Suppressing Hitler in the 20’s or early 30’s might have averted genocide and WWII. Or it might have given rise to a smarter “Hitler” who succeeded in his genocidal policies and waged a war of conquest more wisely. One can never know.

      Tell me, sir, are you a solicitor or a barrister?

  14. While we talk glibly here of freedom to do this, or that or nothing, how many political prisoners have suffered torture or solitary confinement, whose only wish is to see the blueness of the sky or simply to be?

    Let those to whom freedom is a right and not a privilege consider that. It may one day happen to us, whatever the law may say.

    • How many political prisoners have suffered torture or solitary confinement because they merely spoke their minds and tried to resist the State? They would certainly have been better off if they had not voiced those opinions, at least in terms of imprisonment and punishment for daring to offer an alternative to the status quo. But these political prisoners found themselves in their predicaments because they chose to exercise a right that the State did not grant to anyone. A right they saw as more important than their own safety. They stood before the sovereign ruler rather than kneel in supplication.

    • You live in an ideal and privileged world, Douglas, but I do not blame you for that or for highlighting the importance of courage. In reality, however, there are limits to what the law can achieve and those limits are well short of justice.

    • Yes, Richard, I think I do live in an ideal and privileged world… or, rather, country. I know these things I believe in and take for granted are not the “norm” in the world outside our national boundaries. I consider myself quite fortunate to have been born here.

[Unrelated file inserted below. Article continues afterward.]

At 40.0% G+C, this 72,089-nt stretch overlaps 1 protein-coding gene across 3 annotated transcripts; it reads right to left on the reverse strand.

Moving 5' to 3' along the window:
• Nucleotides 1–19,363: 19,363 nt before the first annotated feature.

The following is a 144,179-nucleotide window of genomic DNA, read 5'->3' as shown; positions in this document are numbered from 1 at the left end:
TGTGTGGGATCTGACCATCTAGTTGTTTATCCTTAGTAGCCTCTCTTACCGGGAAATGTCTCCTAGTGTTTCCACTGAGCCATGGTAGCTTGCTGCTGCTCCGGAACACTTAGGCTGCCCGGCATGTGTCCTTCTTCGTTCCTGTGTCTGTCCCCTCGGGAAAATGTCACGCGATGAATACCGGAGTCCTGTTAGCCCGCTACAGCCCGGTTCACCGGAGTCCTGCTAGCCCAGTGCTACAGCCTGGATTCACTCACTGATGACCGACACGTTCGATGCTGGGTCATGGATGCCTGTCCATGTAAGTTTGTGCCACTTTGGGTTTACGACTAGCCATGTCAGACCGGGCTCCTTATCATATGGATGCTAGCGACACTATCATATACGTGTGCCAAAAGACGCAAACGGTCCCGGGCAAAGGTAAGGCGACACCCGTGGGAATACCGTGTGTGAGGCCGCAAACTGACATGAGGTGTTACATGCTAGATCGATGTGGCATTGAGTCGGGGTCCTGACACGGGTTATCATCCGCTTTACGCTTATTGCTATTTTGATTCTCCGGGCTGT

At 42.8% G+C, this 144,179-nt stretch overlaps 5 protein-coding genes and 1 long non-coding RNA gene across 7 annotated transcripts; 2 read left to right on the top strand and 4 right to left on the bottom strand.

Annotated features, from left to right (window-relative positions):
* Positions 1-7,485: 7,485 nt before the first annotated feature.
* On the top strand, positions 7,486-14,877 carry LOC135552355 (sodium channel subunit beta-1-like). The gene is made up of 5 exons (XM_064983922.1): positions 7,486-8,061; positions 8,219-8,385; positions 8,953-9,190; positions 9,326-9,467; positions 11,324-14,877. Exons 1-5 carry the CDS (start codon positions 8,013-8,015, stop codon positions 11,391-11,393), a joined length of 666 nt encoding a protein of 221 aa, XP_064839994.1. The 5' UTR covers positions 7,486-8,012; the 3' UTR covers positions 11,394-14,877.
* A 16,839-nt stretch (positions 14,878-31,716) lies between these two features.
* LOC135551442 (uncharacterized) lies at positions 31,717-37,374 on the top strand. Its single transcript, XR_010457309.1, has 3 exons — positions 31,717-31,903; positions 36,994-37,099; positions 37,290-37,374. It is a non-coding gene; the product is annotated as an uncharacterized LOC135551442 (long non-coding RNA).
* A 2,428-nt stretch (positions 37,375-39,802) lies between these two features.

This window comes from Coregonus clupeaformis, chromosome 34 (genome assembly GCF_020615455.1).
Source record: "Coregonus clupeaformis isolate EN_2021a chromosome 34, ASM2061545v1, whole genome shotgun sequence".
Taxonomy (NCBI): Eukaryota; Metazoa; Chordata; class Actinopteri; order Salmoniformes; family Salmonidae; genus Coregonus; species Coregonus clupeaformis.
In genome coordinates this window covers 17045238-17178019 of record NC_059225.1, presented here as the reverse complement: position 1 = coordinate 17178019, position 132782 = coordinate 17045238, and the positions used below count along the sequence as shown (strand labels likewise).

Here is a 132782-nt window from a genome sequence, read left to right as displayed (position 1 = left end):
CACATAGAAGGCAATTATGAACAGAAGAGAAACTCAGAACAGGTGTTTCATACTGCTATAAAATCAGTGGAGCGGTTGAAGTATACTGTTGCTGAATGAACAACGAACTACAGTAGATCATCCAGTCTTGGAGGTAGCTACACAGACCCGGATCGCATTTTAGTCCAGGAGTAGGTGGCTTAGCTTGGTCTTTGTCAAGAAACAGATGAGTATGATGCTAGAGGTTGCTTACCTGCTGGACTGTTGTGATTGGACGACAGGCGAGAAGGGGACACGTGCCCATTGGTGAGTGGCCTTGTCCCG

there are limits to what the law can achieve and those limits are well short of justice.

      This is how we differ. I think laws have nothing to do with this particular right. Laws serve to restrict the freedoms of individuals. They exist to restrain the citizens of a society. This is a universal concept and practice, We, here in your former colonies, did not pass a law granting freedom of speech when we wrote our Constitution. Instead, we wrote an amendment to that document which affirmed the right existed and restrained the government from interfering with it. That may seem a matter of semantics to you. And, indeed, I believe this right has been infringed upon by both Congress and the courts from time to time. Yet, it still exists.

      The concept which I think is the hardest for non-Americans to grasp is that governments are not to be trusted to grant rights or protect them. It is a concept upon which this nation was founded. We clearly did not trust the Crown.

      What Andreas wrote about in this article revolves around the concept of external, non-legislated, restrictions of speech (or, in this case, writing). Writers can (and do) practice a form of self-censorship out of courtesy or out of fear of offending others. You and I have been talking about the fear of the state imposing punishment. I think there is a huge difference between the two but both restrict the free exchange of ideas.